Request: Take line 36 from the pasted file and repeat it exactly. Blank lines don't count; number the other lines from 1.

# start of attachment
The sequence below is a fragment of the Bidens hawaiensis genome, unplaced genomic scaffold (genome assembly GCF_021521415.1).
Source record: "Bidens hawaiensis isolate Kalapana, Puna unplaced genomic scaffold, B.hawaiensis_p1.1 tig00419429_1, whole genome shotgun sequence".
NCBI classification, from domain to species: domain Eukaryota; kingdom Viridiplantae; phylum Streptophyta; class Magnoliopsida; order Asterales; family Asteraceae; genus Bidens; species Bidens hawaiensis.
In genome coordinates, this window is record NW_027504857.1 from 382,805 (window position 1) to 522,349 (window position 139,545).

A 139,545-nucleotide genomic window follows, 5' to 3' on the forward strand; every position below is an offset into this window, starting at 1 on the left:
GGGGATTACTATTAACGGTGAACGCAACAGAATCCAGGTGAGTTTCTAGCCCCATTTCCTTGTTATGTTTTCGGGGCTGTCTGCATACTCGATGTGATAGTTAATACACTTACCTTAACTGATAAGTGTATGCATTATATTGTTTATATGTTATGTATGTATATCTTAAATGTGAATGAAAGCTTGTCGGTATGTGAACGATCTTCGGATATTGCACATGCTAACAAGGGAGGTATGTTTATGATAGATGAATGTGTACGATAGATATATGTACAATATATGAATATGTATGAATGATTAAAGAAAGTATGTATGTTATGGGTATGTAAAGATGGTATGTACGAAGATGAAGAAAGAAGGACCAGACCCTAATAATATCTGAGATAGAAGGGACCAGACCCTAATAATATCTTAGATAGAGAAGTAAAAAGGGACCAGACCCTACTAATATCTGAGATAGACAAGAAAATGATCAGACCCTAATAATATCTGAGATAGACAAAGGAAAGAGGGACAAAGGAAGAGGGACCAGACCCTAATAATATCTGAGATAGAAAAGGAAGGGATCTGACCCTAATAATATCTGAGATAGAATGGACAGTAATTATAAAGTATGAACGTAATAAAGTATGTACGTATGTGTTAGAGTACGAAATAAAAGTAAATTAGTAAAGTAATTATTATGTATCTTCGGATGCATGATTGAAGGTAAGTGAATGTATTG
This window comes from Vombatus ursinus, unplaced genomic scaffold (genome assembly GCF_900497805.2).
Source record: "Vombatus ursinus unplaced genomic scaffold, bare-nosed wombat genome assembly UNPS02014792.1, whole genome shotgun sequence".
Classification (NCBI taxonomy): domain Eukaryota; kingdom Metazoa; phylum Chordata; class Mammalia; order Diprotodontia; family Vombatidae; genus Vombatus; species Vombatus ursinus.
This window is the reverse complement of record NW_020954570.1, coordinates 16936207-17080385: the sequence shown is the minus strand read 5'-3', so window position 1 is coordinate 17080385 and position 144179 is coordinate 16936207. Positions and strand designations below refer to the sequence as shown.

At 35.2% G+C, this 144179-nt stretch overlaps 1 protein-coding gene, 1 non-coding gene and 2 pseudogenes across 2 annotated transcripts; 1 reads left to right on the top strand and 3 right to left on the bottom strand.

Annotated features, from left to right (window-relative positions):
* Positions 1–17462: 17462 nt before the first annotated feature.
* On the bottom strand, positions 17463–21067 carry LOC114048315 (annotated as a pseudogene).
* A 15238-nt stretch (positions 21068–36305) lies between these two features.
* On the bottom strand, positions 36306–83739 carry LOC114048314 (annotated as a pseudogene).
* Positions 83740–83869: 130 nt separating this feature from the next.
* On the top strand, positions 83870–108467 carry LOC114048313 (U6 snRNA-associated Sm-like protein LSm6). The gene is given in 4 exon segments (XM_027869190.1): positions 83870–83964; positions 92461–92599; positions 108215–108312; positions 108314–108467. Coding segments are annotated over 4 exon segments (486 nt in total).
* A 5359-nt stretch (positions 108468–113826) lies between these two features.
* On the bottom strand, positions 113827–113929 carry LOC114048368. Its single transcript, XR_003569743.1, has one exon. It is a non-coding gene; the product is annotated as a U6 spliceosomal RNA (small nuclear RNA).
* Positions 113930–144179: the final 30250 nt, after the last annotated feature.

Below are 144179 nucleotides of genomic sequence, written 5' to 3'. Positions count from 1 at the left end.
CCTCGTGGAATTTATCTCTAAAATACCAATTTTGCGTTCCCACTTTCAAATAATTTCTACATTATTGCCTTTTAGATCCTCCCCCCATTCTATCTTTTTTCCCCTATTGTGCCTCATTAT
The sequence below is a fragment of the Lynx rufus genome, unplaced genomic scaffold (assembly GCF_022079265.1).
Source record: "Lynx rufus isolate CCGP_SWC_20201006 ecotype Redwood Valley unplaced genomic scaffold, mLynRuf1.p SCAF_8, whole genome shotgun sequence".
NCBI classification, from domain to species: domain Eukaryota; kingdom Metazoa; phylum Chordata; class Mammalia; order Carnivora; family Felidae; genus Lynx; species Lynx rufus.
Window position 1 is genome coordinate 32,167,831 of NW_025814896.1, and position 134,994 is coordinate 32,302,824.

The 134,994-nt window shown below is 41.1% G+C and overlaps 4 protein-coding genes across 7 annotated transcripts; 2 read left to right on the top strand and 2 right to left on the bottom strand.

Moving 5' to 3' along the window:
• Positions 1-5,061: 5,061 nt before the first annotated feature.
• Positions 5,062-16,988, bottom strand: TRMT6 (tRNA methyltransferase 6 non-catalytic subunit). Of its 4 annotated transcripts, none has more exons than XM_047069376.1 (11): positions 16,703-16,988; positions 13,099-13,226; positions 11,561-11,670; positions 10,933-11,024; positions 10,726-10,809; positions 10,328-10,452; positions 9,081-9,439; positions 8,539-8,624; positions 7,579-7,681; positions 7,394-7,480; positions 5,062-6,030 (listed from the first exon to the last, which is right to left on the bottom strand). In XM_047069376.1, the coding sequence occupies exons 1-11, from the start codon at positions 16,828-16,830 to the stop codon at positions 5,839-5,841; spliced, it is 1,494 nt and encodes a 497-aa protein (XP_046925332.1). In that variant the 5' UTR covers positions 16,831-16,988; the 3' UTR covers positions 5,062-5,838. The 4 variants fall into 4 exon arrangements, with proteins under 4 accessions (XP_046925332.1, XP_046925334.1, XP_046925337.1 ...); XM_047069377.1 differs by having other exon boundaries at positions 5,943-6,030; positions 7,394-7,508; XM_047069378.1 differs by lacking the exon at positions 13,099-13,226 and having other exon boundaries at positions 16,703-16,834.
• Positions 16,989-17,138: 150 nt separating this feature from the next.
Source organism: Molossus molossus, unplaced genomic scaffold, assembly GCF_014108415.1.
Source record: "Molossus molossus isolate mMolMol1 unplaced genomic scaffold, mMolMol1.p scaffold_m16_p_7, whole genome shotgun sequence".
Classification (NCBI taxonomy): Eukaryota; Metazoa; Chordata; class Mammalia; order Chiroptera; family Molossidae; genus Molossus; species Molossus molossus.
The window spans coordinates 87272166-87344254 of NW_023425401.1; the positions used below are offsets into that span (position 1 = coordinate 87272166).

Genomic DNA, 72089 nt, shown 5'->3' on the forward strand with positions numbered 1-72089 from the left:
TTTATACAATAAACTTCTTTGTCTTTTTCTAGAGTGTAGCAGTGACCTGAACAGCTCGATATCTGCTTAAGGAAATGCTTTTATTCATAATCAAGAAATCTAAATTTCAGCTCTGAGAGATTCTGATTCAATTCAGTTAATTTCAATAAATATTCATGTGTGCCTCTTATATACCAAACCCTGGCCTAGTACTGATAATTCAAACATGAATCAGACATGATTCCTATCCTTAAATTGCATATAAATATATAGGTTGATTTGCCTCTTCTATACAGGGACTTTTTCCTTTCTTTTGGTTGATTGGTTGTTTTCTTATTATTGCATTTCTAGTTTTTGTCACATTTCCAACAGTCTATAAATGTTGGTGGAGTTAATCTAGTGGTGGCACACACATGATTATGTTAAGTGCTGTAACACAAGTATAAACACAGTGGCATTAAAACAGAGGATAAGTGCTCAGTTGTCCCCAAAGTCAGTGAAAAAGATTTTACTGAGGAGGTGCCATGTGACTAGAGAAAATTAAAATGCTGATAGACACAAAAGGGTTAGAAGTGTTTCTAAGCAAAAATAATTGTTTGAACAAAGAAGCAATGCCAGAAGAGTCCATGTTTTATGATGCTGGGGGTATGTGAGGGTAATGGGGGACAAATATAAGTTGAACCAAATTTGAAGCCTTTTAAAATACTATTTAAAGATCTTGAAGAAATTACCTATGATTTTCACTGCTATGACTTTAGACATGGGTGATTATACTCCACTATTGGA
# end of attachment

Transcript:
The window spans coordinates 87272166-87344254 of NW_023425401.1; the positions used below are offsets into that span (position 1 = coordinate 87272166).